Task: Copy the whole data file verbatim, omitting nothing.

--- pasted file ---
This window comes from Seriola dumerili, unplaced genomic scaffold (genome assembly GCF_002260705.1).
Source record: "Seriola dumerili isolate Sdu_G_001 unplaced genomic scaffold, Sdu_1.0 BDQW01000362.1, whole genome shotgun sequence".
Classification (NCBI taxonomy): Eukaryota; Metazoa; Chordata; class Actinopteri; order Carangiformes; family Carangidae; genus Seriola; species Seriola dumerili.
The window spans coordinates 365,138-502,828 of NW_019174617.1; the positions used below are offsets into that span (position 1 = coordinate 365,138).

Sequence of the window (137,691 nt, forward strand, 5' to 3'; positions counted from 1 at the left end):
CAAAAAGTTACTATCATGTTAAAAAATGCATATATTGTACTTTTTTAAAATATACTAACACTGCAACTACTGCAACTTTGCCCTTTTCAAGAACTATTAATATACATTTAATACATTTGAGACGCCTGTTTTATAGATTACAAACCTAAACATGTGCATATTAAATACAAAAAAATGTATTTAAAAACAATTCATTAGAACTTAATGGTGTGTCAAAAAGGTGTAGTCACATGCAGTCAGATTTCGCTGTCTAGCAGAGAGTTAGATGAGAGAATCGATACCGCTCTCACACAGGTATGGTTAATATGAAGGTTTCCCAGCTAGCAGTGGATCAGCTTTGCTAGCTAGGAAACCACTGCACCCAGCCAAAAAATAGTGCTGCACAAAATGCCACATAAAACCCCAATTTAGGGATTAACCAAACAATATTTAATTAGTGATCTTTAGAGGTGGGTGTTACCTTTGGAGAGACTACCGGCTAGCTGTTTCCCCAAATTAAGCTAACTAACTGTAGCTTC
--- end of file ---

This window comes from Seriola dumerili, unplaced genomic scaffold (genome assembly GCF_002260705.1).
Source record: "Seriola dumerili isolate Sdu_G_001 unplaced genomic scaffold, Sdu_1.0 BDQW01000362.1, whole genome shotgun sequence".
Classification (NCBI taxonomy): Eukaryota; Metazoa; Chordata; class Actinopteri; order Carangiformes; family Carangidae; genus Seriola; species Seriola dumerili.
The window spans coordinates 365,138-502,828 of NW_019174617.1; the positions used below are offsets into that span (position 1 = coordinate 365,138).

Sequence of the window (137,691 nt, forward strand, 5' to 3'; positions counted from 1 at the left end):
CAAAAAGTTACTATCATGTTAAAAAATGCATATATTGTACTTTTTTAAAATATACTAACACTGCAACTACTGCAACTTTGCCCTTTTCAAGAACTATTAATATACATTTAATACATTTGAGACGCCTGTTTTATAGATTACAAACCTAAACATGTGCATATTAAATACAAAAAAATGTATTTAAAAACAATTCATTAGAACTTAATGGTGTGTCAAAAAGGTGTAGTCACATGCAGTCAGATTTCGCTGTCTAGCAGAGAGTTAGATGAGAGAATCGATACCGCTCTCACACAGGTATGGTTAATATGAAGGTTTCCCAGCTAGCAGTGGATCAGCTTTGCTAGCTAGGAAACCACTGCACCCAGCCAAAAAATAGTGCTGCACAAAATGCCACATAAAACCCCAATTTAGGGATTAACCAAACAATATTTAATTAGTGATCTTTAGAGGTGGGTGTTACCTTTGGAGAGACTACCGGCTAGCTGTTTCCCCAAATTAAGCTAACTAACTGTAGCTTC